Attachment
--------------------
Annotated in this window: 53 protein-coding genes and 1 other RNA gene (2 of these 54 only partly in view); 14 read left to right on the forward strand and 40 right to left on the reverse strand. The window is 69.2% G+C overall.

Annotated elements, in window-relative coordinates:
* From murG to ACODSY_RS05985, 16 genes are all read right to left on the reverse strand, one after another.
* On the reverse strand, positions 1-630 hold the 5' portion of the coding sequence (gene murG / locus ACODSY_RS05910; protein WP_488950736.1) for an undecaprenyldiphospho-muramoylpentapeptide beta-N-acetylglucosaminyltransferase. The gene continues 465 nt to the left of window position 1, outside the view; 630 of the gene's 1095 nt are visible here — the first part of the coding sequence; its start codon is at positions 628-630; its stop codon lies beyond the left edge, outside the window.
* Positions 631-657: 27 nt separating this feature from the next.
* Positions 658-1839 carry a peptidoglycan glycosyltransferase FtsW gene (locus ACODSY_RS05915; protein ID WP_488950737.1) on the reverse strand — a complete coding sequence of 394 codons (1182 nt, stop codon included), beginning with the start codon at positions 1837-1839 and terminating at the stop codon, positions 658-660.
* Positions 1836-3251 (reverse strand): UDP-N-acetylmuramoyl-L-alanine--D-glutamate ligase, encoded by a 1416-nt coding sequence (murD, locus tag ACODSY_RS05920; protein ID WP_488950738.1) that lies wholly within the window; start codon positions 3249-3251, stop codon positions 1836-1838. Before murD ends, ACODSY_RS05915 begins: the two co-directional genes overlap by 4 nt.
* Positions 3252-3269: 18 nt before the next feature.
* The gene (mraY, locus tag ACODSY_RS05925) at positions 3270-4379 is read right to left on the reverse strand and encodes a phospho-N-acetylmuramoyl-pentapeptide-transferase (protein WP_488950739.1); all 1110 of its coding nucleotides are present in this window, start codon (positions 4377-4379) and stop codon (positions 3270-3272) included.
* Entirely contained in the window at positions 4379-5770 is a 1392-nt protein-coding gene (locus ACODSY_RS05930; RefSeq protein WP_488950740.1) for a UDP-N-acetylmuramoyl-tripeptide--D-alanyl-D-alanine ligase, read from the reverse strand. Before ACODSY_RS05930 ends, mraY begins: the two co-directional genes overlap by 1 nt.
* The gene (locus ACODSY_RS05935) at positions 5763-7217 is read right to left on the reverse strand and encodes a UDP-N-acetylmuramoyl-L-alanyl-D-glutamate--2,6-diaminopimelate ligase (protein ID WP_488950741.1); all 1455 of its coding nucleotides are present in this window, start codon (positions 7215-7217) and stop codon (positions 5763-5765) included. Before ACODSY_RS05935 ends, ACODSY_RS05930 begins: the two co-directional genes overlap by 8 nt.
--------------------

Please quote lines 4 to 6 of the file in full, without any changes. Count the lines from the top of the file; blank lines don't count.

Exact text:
* On the reverse strand, positions 1-630 hold the 5' portion of the coding sequence (gene murG / locus ACODSY_RS05910; protein WP_488950736.1) for an undecaprenyldiphospho-muramoylpentapeptide beta-N-acetylglucosaminyltransferase. The gene continues 465 nt to the left of window position 1, outside the view; 630 of the gene's 1095 nt are visible here — the first part of the coding sequence; its start codon is at positions 628-630; its stop codon lies beyond the left edge, outside the window.
* Positions 631-657: 27 nt separating this feature from the next.
* Positions 658-1839 carry a peptidoglycan glycosyltransferase FtsW gene (locus ACODSY_RS05915; protein ID WP_488950737.1) on the reverse strand — a complete coding sequence of 394 codons (1182 nt, stop codon included), beginning with the start codon at positions 1837-1839 and terminating at the stop codon, positions 658-660.